A (Black) Gat in the Hand: D.L. Champion’s Rex Sackler
A (Black) Gat in the Hand: Dime Detective – August, 1939
A (Black) Gat in the Hand: Back Deck Pulp #1
A (Black) Gat in the Hand: W.T. Ballard’s Bill Lennox
A (Black) Gat in the Hand: Day Keene
A (Black) Gat in the Hand: Black Mask – October, 1933
A (Black) Gat in the Hand: Back Deck Pulp #2
A (Black) Gat in the Hand: Black Mask – Spring, 2017
A (Black) Gat in the Hand: Frank Schildiner’s ‘Max Allen Collins & The Hard Boiled Hero’
A (Black) Gat in the Hand: William Campbell Gault
A (Black) Gat in the Hand: More Cool & Lam From Hard Case Crime
A (Black) Gat in the Hand: MORE Cool & Lam!!!!
A (Black) Gat in the Hand: Thomas Parker’s ‘They Shoot Horses, Don’t They?’
A (Black) Gat in the Hand: Joe Bonadonna’s ‘Hardboiled Film Noir’ (Part One)
A (Black) Gat in the Hand: Joe Bonadonna’s ‘Hardboiled Film Noir’ (Part Two)
A (Black) Gat in the Hand: William Patrick Maynard’s ‘The Yellow Peril’
A (Black) Gat in the Hand: Andrew P Salmon’s ‘Frederick C. Davis’
A (Black) Gat in the Hand: Rory Gallagher’s ‘Continental Op’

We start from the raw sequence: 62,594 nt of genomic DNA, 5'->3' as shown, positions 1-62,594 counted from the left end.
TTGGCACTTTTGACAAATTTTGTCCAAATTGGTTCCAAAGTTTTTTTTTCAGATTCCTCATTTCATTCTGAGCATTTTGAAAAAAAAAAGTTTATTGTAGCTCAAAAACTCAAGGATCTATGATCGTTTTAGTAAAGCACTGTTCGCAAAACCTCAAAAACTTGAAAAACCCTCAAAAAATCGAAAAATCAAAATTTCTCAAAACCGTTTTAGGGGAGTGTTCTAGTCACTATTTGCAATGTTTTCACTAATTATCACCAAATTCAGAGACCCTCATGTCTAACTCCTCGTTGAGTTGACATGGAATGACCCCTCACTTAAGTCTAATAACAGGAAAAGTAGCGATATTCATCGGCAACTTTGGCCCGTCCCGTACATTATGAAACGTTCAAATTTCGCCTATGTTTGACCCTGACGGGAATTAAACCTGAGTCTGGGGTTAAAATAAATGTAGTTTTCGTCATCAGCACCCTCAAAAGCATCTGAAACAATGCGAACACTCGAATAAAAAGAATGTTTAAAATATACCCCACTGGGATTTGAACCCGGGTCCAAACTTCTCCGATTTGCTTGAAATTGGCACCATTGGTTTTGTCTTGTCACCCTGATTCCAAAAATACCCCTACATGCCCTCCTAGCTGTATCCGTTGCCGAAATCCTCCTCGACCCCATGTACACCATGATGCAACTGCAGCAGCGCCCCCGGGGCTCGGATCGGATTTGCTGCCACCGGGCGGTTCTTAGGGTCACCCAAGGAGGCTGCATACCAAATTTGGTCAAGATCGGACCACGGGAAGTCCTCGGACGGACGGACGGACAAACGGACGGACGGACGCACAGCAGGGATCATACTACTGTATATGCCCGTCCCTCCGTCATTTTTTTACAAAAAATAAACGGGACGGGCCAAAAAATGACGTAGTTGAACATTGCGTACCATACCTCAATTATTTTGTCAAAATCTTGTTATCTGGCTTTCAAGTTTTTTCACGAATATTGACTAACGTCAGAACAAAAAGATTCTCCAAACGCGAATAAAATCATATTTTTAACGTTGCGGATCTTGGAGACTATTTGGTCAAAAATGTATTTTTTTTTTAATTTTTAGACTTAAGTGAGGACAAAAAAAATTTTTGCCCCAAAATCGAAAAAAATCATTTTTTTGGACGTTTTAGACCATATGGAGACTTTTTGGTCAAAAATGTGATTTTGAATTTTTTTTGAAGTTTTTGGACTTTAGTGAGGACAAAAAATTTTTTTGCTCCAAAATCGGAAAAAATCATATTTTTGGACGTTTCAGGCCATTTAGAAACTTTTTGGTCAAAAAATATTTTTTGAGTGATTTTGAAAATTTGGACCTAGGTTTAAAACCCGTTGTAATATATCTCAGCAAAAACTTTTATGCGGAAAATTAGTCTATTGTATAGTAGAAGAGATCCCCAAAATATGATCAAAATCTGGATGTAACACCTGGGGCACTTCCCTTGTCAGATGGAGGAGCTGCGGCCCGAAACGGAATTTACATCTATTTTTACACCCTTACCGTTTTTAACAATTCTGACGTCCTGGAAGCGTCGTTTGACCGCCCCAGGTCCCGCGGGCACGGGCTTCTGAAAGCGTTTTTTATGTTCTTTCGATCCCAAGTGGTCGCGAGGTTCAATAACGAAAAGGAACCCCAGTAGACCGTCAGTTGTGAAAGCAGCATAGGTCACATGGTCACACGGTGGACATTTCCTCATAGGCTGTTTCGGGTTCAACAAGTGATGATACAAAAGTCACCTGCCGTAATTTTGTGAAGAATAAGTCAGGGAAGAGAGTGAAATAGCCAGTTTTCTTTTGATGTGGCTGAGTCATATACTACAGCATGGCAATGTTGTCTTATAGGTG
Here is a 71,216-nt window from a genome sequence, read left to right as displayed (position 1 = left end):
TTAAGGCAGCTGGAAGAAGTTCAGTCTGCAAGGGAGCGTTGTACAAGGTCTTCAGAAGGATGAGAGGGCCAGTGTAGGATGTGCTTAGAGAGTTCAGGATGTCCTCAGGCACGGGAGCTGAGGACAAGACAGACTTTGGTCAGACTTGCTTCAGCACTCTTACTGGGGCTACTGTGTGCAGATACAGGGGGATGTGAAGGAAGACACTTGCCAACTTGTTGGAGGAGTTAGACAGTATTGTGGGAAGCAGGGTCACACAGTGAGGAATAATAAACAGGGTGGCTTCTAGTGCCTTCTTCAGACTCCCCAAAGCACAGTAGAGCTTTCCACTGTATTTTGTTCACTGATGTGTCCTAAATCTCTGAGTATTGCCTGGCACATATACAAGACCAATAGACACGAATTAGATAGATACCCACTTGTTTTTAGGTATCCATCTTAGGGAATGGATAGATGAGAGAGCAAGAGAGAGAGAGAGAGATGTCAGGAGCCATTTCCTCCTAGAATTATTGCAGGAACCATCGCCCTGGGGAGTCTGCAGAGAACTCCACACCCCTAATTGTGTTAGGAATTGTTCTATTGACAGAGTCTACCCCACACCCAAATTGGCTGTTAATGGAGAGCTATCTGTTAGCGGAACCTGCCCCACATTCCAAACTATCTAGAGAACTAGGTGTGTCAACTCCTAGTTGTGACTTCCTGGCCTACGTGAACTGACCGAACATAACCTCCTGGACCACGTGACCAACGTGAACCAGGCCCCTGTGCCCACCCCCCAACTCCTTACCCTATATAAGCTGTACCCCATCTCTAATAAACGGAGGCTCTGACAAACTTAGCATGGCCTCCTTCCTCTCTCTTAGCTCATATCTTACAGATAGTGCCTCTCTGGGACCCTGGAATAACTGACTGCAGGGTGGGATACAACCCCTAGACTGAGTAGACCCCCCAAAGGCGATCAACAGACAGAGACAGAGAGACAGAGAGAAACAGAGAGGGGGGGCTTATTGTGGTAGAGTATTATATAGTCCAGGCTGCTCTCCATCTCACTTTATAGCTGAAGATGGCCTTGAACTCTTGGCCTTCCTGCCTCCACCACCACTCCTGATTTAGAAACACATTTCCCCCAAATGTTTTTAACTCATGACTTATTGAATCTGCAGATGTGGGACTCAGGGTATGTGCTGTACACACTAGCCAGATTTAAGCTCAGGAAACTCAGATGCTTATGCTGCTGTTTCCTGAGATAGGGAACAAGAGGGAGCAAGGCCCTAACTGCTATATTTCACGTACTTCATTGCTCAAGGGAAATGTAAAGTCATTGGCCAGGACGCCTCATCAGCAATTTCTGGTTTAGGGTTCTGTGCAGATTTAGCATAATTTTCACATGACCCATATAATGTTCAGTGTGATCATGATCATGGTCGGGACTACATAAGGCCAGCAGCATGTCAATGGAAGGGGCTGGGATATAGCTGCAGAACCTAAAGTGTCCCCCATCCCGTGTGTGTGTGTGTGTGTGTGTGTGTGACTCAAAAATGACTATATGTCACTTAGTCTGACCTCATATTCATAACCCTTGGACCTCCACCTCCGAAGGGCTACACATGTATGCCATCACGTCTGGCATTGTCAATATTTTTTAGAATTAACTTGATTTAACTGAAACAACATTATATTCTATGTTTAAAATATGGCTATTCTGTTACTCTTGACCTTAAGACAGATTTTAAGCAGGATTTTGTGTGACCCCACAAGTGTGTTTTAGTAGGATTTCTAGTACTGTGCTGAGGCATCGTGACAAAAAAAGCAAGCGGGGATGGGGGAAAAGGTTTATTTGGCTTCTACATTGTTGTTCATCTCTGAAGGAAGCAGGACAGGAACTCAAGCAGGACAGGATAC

A (Black) Gat in the Hand: Back Deck Pulp #3
A (Black) Gat in the Hand: Back Deck Pulp #4

A (Black) Gat in the Hand will run through Tuesday, January 1st. A new Robert E. Howard-centric column will take its spot on January 8th. Hey – we are a World Fantasy Award-winning website, you know!

Bob Byrne’s A (Black) Gat in the Hand appears weekly every Monday morning at Bla ck Gate.

His ‘The Public Life of Sherlock Holmes’ column ran every Monday morning at Black Gate  from March 2014 through March 2017 (still making an occasional return appearance!). He also organized Black Gate’s award-nominated ‘Discovering Robert E. Howard’ series.

He is a member of the Praed Street Irregulars, founded www.SolarPons.com (the only website dedicated to the ‘Sherlock Holmes of Praed Street’) and blogs about Holmes and other mystery matters at Almost Holmes.

He has contributed stories to The MX Book of New Sherlock Holmes Stories – Parts III, IVV and VI.

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“Or, more likely, a look at the excellent Powers Boothe tv series, in which he played Philip Marlowe.”

I’d very much be looking forward to that particular retrospective, loved watching Boothe as Marlowe on HBO in my younger years, but have only been able to find season 2, far the inferior in my opinion, on Amazon for streaming.

Thomas Parker

Bob, did you ever seen the Dain Curse miniseries they did with James Coburn as the Op? I saw it in 1978 when it came out and was very impressed. It was just released on DVD last year. I have it but haven’t watched it yet. I’m curious to see if it still seems as good after all these years.